Coho evacuated from Cascade to Leaburg Hatchery after the Eagle Creek Fire last September were released into the Lostine River in northeast Oregon last week. JEFF YANKE-OREGON DEPT. OF FISH & WILDLIFE
Many of the 1.75 million juvenile fish evacuated from Cascade Hatchery in Cascade Locks after last year's Eagle Creek Fire in the Gorge are now on their way from the Pacific Northwest's rivers to the Columbia River and eventually, the Pacific Ocean.
The evacuation was due to the threat of debris flow when storms passed over areas hit by the Eagle Creek Fire. A debris flow could overwhelm water intake areas and harm water quality, which could have killed fish at the hatchery.
One million juvenile (less than 1 year old) coho bound for the Lostine and Umatilla Rivers were evacuated to Leaburg Hatchery last September. Half of those fish were released in the Lostine River in northeast Oregon last week, a project in cooperation with the Nez Perce Tribe. The remaining 500,000 coho, destined for release in the Umatilla River in a few weeks, are now at acclimation ponds at the Pendleton acclimation site under the care of the Confederated Tribes of the Umatilla Indian Reservation. Another 650,000 coho went to Leavenworth and Willard National Fish Hatcheries for release into the upper tributaries of the Columbia River including the Methow and Wenatchee Rivers.
An additional 132,000 spring Chinook that were evacuated last September went to Sandy Hatchery and are set for a spring release into the Bull Run River, a tributary of the Sandy River.
Once released, the coho and spring Chinook begin their downstream migration into the Columbia River, reaching the Pacific Ocean weeks later. Coho will spend the next year and a half growing and maturing to adulthood in the ocean before returning to the Columbia River and its upper tributaries. Spring Chinook spend one to four years in the ocean before returning.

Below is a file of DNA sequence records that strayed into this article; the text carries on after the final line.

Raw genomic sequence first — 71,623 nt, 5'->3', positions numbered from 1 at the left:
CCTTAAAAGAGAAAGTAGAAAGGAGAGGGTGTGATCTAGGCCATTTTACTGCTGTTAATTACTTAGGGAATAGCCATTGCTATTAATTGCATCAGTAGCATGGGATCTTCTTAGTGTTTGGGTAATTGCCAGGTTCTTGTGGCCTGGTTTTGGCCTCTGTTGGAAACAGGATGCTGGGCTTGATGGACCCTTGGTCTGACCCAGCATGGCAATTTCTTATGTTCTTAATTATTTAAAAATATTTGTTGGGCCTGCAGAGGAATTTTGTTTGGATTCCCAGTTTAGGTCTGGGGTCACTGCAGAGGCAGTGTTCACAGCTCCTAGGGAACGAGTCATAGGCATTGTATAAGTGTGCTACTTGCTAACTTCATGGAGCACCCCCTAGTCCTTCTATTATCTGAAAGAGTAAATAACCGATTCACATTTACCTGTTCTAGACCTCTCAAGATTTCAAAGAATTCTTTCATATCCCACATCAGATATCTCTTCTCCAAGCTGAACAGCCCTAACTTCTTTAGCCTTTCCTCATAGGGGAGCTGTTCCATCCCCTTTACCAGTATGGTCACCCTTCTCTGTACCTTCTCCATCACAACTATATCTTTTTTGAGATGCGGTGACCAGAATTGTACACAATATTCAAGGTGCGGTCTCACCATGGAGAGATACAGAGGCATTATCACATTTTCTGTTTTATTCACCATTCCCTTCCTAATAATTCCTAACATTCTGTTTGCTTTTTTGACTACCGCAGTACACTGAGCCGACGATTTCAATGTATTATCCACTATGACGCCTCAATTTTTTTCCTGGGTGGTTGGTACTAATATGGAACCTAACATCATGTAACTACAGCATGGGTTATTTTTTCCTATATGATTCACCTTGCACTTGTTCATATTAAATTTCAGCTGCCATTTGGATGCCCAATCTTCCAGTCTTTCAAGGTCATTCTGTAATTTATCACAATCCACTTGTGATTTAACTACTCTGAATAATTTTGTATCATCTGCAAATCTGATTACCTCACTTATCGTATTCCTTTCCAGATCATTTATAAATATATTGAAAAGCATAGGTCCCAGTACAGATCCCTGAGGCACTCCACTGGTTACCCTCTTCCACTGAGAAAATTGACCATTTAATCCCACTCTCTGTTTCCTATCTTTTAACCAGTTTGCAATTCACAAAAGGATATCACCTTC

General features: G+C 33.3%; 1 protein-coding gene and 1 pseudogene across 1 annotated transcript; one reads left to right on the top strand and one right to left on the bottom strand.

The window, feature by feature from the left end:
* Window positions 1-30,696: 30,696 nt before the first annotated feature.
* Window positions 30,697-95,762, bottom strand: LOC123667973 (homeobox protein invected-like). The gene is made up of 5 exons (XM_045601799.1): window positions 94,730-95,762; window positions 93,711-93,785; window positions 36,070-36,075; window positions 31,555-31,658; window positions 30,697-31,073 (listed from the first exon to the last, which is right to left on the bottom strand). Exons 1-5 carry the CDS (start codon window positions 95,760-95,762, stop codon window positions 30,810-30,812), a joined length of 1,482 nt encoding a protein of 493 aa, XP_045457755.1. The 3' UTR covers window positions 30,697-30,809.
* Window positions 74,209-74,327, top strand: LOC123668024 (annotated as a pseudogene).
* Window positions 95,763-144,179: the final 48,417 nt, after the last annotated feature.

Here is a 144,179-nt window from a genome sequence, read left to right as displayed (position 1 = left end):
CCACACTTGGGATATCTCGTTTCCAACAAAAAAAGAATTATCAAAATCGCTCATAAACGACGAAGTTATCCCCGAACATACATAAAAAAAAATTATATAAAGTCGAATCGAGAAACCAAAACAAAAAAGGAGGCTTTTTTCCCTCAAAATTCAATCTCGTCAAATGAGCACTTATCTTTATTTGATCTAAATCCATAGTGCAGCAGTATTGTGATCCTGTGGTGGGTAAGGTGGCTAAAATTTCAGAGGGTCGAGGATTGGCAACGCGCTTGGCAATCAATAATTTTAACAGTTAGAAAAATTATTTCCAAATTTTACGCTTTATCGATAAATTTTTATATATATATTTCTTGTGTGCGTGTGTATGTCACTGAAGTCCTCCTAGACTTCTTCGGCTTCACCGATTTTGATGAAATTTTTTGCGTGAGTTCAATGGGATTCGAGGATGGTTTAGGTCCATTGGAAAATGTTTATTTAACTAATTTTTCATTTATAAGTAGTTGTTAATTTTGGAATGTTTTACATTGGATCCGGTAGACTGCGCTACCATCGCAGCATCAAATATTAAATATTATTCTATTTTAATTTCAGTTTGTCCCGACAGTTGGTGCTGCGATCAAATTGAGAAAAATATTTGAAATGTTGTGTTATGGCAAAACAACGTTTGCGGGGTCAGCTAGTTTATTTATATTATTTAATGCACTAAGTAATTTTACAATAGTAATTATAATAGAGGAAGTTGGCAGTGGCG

Operations at Cascade Hatchery are slowly getting back to normal. The hatchery did experience some high water and runoff last fall and some sudden muddy and turbid water flows this year, but water supply has been good overall. Some fish fry are now being raised there and next year some older fish will return to the hatchery. However, it will be some time before Cascade Hatchery is back to full production due to concerns about the stability of the Eagle Creek drainage.
ODFW intends to use Leaburg Hatchery again this summer to raise 500,000 juvenile coho that will be released into the Umatilla River in 2019 - fish that normally would have been raised at Cascade Hatchery.
”Our ability to move these fish to Leaburg Hatchery was critical to salvaging production after the fires, and we will need to use the hatchery again while the watershed recovers from the Eagle Creek Fire,” explained Andrew Gibbs, ODFW acting east region hatchery manager.
Leaburg Hatchery had been scheduled to close on June 30, 2018 after the U.S. Army Corps of Engineers opted to shift its fish production to a private facility. The Oregon State Legislature recently passed a bill to fund the hatchery for for one year (from July 1, 2018 to June 30, 2019) through a combination of General Fund dollars and Columbia River Basin Endorsement funds.
ODFW is currently working on strategies to provide funding for Leaburg Hatchery for the 2019-2021 biennium and beyond. Continued operation of Leaburg will provide additional capacity within the hatchery system to accommodate emergency fish transfers like that which occurred after the Eagle Creek Fire. ODFW also hopes that long-term funding for Leaburg will allow the hatchery to raise spring Chinook and trophy trout, creating more fishing opportunities in the Willamette Valley.